• human immunodeficiency virus (HIV) attacks a group of white blood cells called CD4+ T lymphocytes (also known as helper cells), in which the virus replicates and later kills them, reducing their number in the infected person’s body
  • HIV infection is associated with an increased risk of stroke (most commonly ischemic)
  • however, it is not clear how often stroke occurs by chance and how often there is an actual causal relationship with the infection, its complications, or antiretroviral therapy (ART) (particularly protease inhibitors can contribute to atherogenic lipid profiles) (Benjamin, 2016)
  • a variety of mechanisms leading to stroke has been postulated, including opportunistic infections, cardio-thromboembolism, coagulopathy, and the incompletely understood HIV-associated vasculopathy
Stroke and HIV


Primary HIV vasculopathy

  • small-vessel vasculopathy (SVD)
    • characterized by hyaline thickening of the arteriolar wall
    • SVD may play a role in HIV-associated neurocognitive disorders
  • HIV-associated vasculopathy
    • accelerated atherosclerosis in extra- and intracranial arteries
      • atherosclerosis is accelerated in HIV populations, occurring up to 2 decades earlier than expected  (Benjamin, 2016)
      • chronic inflammation caused by incomplete HIV suppression or dyslipidemia associated with some HIV treatments is believed to be the underlying mechanism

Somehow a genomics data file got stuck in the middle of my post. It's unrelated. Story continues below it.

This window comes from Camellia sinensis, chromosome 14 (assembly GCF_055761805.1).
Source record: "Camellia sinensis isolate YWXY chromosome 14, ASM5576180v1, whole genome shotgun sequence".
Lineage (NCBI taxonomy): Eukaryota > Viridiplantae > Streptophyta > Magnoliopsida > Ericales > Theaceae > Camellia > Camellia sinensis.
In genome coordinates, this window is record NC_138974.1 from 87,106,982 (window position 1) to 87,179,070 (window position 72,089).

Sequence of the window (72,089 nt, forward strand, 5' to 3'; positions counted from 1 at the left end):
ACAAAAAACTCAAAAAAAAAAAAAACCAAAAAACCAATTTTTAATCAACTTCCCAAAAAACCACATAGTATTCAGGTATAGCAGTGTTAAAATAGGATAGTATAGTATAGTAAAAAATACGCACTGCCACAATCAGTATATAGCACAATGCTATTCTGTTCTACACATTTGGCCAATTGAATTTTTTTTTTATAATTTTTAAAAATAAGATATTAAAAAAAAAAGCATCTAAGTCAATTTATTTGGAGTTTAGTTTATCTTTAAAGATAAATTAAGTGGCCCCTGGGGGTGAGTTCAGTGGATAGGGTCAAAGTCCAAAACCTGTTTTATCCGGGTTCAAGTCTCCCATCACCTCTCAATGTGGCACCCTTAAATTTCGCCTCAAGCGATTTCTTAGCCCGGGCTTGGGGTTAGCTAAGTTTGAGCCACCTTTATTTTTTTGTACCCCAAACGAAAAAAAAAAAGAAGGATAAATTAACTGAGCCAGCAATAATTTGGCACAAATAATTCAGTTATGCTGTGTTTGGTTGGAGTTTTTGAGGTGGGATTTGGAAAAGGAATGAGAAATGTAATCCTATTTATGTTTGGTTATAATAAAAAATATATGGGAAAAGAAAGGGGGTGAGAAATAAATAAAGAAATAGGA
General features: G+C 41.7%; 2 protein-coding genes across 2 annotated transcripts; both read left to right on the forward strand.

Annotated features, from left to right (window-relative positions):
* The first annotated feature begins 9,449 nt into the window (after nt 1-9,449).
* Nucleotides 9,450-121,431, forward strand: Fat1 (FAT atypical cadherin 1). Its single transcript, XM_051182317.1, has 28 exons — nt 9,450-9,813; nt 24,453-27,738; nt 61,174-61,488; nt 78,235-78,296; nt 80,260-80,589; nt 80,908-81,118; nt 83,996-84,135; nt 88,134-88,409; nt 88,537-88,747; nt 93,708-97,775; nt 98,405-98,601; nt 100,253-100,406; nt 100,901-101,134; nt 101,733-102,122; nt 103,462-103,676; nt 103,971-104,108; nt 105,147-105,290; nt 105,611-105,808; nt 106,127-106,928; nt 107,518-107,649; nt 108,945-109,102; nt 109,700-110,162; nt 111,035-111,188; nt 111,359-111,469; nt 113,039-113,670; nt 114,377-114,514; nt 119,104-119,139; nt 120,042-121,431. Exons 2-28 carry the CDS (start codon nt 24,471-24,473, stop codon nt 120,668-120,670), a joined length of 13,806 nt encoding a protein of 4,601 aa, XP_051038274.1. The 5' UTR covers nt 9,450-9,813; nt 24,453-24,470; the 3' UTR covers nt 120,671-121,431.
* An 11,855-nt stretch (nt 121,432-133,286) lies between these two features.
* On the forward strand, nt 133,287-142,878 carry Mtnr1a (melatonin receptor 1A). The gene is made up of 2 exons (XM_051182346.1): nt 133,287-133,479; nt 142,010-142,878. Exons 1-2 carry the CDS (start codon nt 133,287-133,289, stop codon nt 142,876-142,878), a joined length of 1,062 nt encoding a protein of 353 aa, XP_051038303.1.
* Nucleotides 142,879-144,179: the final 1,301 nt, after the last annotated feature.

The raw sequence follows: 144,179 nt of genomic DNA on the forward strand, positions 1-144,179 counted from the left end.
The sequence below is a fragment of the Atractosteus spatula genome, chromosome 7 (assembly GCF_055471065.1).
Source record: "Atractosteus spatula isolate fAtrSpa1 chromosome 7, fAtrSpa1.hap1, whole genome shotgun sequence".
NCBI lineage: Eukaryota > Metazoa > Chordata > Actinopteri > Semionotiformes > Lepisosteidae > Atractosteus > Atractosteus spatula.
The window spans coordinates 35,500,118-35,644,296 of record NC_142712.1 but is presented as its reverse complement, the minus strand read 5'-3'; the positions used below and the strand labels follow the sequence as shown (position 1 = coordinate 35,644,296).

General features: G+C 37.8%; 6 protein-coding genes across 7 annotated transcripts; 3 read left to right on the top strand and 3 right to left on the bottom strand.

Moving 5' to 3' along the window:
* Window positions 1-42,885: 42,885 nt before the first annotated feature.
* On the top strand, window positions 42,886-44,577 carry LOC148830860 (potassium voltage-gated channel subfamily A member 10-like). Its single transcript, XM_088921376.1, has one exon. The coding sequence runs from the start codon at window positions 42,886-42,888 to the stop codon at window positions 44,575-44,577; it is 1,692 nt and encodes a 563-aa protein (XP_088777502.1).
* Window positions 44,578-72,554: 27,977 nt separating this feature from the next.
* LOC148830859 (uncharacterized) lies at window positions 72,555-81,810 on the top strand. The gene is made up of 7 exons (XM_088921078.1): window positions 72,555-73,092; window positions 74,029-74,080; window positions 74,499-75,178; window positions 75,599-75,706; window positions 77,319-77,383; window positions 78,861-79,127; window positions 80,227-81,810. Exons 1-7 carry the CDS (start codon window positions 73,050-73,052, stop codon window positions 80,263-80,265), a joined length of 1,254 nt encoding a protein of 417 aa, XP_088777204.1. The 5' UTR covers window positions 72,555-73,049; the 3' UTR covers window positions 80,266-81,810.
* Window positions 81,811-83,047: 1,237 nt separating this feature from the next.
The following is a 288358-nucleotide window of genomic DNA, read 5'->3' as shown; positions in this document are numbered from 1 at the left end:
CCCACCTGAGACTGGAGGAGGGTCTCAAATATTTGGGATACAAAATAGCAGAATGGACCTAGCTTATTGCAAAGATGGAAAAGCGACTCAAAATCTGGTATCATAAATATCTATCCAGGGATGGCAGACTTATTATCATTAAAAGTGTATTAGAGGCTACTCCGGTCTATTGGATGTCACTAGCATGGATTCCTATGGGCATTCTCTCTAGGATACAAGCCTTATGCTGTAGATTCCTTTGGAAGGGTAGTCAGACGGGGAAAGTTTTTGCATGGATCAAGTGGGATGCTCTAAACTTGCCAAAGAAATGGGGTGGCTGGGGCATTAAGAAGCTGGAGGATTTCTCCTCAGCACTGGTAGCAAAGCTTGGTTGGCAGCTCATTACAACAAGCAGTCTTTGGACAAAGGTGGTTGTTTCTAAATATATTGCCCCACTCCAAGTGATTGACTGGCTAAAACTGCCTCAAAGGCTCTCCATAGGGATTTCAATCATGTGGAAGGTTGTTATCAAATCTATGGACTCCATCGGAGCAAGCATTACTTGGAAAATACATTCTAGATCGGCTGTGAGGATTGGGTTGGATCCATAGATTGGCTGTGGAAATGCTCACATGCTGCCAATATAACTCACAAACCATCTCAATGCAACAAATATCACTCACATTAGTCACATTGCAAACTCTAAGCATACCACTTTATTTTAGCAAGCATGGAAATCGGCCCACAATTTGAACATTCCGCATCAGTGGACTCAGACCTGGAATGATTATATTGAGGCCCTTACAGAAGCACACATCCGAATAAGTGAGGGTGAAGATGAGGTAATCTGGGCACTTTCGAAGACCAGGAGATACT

• nonatherosclerotic vasculopathy
      • intimal hyperplasia in the absence of atherosclerosis or vasculitis
      • formation of fusiform intracranial aneurysms [Goldstein, 2009]

HIV-associated vasculitis

  • a relatively rare complication of HIV infection
  • the exact prevalence is difficult to ascertain due to the varied clinical manifestations and the overlap with other conditions that can affect the vasculature in HIV-infected individuals
  • vessels of all sizes may be affected; a single organ vasculitis is common (such as limited to the brain)
  • vasculitis can either be caused by infection (such as VZV) or by noninfectious immune-mediated mechanisms
  • a biopsy of affected tissue, when accessible and safe to obtain, is the gold standard for diagnosing vasculitis
    • histopathological examination can reveal inflammation, fibrinoid necrosis, and infiltration of the vessel wall by immune cells

Prothrombotic condition

  • coagulopathy (protein C and S deficiency)
    • usually associated with venous thrombosis, not with arterial stroke
  • hyperviscosity syndrome
  • antiphospholipid syndrome
  • venous thrombosis provoked by cachexia and dehydration

Other causes

  • cardioembolism (due to cardiomyopathy, endocarditis, and nonbacterial endocarditis)
  • stroke related to opportunistic infections
    • herpes simplex virus
    • varicella zoster virus (VZV)
    • cytomegalovirus
    • tuberculosis
    • toxoplasmosis
    • fungal infections (e.g., cryptococcosis, aspergillosis, nocardiosis, histoplasmosis, etc)
  • secondary malignancies propagating into the vascular system (lymphomas)
  • protease inhibitors-related accelerated atherosclerosis [Vittecoq, 1998]

Diagnostic evaluation

Diagnosis of HIV infection

  • diagnosis of HIV typically involves a combination of clinical assessment and laboratory testing
  • medical history and physical examination (including risk factors for HIV transmission and symptoms suggestive of acute HIV infection or advanced HIV disease)
  • HIV antibody testing
  • CD4+ T-cell count
    • monitoring the CD4+ T-cell count and HIV viral load helps assess disease progression and guide treatment decisions
    • a low CD4+ count indicates immunosuppression, which increases the risk of opportunistic infections and other HIV-related complications